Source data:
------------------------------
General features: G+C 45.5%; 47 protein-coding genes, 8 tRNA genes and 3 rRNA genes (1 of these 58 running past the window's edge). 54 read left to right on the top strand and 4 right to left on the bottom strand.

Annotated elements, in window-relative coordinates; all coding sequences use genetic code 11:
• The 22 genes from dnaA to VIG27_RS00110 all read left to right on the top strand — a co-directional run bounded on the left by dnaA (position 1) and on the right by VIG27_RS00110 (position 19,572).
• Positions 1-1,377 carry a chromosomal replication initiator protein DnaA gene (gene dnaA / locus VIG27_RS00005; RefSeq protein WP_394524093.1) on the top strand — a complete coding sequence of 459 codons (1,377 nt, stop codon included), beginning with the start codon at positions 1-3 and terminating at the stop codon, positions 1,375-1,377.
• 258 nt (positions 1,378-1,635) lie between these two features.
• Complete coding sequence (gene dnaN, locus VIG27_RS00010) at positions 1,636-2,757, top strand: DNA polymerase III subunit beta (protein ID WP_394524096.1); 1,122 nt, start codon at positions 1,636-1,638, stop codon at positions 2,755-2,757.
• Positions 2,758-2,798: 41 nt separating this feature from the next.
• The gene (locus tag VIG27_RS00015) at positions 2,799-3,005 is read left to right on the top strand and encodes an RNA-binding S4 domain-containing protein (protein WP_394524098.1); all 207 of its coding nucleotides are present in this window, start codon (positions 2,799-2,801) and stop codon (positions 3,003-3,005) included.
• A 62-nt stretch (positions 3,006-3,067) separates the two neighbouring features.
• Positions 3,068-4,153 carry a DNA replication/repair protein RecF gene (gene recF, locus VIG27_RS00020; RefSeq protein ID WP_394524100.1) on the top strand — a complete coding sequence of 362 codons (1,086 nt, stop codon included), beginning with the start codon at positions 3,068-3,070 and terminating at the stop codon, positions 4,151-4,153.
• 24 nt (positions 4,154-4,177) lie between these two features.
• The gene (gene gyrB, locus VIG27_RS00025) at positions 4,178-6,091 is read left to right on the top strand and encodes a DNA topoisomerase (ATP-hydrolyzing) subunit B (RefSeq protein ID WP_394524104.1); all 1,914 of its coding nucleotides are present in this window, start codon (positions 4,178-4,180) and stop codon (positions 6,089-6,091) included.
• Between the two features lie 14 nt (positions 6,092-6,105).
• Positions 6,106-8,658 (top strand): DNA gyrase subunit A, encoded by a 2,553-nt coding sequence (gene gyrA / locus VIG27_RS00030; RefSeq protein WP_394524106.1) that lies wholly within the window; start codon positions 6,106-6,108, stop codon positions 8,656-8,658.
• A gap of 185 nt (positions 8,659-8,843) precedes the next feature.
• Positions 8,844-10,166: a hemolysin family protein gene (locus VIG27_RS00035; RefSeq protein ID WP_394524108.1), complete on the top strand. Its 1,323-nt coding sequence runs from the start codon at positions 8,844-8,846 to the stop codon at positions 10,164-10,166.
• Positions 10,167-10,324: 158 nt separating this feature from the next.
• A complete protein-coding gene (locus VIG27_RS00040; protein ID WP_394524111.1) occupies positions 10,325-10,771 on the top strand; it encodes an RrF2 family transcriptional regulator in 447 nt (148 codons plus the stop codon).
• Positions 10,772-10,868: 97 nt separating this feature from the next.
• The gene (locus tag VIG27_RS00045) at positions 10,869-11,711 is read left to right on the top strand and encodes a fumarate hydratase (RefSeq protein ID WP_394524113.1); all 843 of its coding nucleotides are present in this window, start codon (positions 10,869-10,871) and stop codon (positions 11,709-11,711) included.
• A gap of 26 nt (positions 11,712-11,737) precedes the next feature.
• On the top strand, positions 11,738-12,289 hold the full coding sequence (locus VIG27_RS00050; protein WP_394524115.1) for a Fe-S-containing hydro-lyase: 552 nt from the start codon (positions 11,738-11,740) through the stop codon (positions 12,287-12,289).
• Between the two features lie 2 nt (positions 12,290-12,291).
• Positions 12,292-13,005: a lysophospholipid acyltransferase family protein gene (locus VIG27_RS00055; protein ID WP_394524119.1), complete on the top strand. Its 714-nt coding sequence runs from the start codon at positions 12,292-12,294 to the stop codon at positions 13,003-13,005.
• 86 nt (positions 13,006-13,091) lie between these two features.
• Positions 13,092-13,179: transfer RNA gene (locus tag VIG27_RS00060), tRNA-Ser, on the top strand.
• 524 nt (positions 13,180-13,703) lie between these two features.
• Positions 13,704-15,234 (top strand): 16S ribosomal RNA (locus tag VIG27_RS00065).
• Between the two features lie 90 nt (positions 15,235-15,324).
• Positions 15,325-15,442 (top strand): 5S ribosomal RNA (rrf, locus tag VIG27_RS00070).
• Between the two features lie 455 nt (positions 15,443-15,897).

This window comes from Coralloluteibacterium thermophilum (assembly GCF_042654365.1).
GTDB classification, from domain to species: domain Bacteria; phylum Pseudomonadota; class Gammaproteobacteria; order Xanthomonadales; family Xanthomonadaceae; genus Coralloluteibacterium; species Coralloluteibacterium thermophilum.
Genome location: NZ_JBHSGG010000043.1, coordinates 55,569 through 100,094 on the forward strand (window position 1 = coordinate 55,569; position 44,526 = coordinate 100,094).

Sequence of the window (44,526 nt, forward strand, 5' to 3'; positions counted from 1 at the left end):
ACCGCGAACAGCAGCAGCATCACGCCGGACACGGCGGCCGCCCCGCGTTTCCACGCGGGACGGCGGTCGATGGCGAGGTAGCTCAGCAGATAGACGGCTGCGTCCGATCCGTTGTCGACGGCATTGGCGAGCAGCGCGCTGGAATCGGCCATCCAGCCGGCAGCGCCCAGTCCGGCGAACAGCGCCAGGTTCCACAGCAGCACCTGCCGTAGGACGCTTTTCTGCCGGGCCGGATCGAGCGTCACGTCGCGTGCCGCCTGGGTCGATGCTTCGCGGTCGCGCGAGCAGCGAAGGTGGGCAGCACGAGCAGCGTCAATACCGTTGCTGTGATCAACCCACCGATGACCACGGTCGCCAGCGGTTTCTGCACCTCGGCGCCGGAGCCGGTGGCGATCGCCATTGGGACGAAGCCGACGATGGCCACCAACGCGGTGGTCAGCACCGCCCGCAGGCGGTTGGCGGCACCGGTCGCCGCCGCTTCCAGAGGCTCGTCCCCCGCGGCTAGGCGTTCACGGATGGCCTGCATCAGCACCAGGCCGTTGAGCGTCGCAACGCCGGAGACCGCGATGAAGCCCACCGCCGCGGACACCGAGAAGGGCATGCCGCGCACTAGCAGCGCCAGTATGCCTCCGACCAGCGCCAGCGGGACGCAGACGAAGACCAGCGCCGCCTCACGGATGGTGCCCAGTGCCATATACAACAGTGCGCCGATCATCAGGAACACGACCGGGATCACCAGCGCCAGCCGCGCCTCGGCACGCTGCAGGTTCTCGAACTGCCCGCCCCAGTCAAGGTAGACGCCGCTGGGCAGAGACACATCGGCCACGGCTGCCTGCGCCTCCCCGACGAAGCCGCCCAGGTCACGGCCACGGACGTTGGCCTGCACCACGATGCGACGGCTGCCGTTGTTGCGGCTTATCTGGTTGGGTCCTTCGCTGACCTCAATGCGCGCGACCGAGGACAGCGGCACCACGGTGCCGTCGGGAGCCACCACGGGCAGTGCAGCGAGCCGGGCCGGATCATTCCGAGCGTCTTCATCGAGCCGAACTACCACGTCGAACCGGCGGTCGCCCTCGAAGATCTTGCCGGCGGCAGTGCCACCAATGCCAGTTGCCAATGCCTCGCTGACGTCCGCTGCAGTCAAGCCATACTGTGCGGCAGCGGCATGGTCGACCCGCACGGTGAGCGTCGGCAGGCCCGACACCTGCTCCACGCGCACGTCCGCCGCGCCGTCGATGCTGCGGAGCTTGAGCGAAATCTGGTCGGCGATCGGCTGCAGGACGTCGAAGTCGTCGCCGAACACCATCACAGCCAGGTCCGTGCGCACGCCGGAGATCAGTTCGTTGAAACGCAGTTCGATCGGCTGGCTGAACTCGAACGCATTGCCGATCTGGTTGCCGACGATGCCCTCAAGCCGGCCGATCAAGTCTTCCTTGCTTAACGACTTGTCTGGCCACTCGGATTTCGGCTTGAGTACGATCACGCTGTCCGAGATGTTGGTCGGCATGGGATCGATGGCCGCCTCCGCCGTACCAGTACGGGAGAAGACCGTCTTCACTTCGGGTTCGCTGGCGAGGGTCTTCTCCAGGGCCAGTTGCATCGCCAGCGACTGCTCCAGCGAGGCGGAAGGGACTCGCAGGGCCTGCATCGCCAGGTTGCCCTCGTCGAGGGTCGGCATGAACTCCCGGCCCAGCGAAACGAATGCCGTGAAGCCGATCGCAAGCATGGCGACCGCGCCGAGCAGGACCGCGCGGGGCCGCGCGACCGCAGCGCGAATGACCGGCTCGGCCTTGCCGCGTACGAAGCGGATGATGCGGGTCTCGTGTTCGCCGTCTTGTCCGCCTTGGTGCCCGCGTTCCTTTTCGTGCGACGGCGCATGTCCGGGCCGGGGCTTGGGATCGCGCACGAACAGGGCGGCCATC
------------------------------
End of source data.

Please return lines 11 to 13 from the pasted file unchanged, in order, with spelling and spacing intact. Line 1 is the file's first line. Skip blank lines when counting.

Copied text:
• 24 nt (positions 4,154-4,177) lie between these two features.
• The gene (gene gyrB, locus VIG27_RS00025) at positions 4,178-6,091 is read left to right on the top strand and encodes a DNA topoisomerase (ATP-hydrolyzing) subunit B (RefSeq protein ID WP_394524104.1); all 1,914 of its coding nucleotides are present in this window, start codon (positions 4,178-4,180) and stop codon (positions 6,089-6,091) included.
• Between the two features lie 14 nt (positions 6,092-6,105).